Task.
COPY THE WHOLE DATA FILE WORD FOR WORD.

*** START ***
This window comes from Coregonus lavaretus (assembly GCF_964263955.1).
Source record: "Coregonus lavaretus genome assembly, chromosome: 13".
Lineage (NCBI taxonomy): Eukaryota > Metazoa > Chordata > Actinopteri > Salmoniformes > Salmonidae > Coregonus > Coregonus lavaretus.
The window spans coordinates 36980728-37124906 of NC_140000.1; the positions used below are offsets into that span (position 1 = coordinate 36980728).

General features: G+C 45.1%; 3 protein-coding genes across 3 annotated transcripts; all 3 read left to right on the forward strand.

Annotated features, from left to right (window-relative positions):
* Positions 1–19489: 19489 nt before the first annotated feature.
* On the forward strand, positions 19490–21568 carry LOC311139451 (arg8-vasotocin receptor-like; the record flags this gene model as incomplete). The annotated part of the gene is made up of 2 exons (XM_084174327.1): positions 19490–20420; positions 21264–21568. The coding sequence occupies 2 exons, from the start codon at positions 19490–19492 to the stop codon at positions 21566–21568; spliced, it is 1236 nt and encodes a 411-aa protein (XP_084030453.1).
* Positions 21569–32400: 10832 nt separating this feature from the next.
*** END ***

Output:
This window comes from Coregonus lavaretus (assembly GCF_964263955.1).
Source record: "Coregonus lavaretus genome assembly, chromosome: 13".
Lineage (NCBI taxonomy): Eukaryota > Metazoa > Chordata > Actinopteri > Salmoniformes > Salmonidae > Coregonus > Coregonus lavaretus.
The window spans coordinates 36980728-37124906 of NC_140000.1; the positions used below are offsets into that span (position 1 = coordinate 36980728).

General features: G+C 45.1%; 3 protein-coding genes across 3 annotated transcripts; all 3 read left to right on the forward strand.

Annotated features, from left to right (window-relative positions):
* Positions 1–19489: 19489 nt before the first annotated feature.
* On the forward strand, positions 19490–21568 carry LOC311139451 (arg8-vasotocin receptor-like; the record flags this gene model as incomplete). The annotated part of the gene is made up of 2 exons (XM_084174327.1): positions 19490–20420; positions 21264–21568. The coding sequence occupies 2 exons, from the start codon at positions 19490–19492 to the stop codon at positions 21566–21568; spliced, it is 1236 nt and encodes a 411-aa protein (XP_084030453.1).
* Positions 21569–32400: 10832 nt separating this feature from the next.